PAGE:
No one took Esslinger’s message to heart more than Apple founder Steve Jobs, who called Esslinger to California in 1982. The German innovator was brought in to help Jobs with the development of a design and color concept that would distinguish the computer company from the rest of the industry. Together, Jobs and Esslinger developed “Snow White,” a design language that defined the appearance of Apple computers for years. His work for Apple was the start of not only Esslinger and frog’s global renown, but also the lifelong friendship of two nonconformists known for their unvarnished candidness.
“It was never boring with him,” Esslinger reminisces, bowing his head wistfully. Jobs died in 2011 at the age of just 56. The Apple founder and Porsche driver was effusive in his admiration of German cars, Esslinger recalls. In his book Keep It Simple: The Early Design Years of Apple, Esslinger wrote that he used Porsche as an example to show Jobs how design should express the soul of a product: “Without the excellent driving experience and the history of stellar performance, a Porsche would be just another nice car—but it wouldn’t be a Porsche.”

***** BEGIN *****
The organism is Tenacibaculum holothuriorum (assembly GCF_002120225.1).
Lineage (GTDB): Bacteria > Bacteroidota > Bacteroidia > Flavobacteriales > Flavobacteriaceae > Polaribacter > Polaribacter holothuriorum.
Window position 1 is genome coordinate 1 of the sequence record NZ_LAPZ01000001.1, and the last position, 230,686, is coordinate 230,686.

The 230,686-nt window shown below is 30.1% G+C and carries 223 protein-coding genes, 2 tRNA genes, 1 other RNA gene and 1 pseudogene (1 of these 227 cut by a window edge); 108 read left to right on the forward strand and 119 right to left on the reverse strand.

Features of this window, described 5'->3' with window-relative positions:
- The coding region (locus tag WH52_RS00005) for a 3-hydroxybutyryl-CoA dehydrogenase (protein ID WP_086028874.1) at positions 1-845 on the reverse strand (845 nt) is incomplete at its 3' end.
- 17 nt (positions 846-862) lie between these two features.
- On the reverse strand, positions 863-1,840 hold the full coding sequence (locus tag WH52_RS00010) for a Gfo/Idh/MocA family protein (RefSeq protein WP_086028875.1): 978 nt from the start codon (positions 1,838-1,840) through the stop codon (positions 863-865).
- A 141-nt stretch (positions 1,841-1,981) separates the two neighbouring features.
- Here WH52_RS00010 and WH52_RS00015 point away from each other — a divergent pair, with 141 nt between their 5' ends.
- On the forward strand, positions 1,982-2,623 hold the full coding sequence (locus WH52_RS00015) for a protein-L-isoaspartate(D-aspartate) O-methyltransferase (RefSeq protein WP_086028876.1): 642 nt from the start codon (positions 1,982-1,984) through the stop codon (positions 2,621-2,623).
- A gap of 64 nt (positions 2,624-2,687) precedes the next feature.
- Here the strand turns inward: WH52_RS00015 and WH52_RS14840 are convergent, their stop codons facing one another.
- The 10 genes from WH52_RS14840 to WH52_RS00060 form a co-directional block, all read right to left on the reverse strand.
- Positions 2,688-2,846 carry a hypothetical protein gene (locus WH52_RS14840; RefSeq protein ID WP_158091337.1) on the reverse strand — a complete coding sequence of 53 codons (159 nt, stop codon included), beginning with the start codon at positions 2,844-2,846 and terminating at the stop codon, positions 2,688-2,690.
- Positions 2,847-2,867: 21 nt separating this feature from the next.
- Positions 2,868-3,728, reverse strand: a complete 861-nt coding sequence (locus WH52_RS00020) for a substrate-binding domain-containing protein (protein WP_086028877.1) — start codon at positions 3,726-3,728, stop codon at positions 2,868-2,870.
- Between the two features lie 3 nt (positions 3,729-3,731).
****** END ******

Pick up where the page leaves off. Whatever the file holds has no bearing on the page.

Although Esslinger likes to display his Porsche 911 behind a glass garage door, he prefers to keep selected pieces out of sight from visitors—the Swabian understatement of an adoptive Californian. These pieces are kept hidden away in his bedroom upstairs. In austere showcases, like museum exhibits, stands a collection of Sony Discmans and Walkmans, two jet-black NeXT computers designed for Steve Jobs, and a Baby Mac designed for Apple in 1985—a prototype that never saw the light of day. The industrial designer, who as a boy dreamt of a career as a vehicle designer, has owned dozens of vehicles and driven sports cars from every major brand. But for Esslinger, nothing equals the design and driving pleasure of a Porsche 911. He bought his first one—silver with a blue roof—in 1983, and has remained an avowed 911 fan ever since.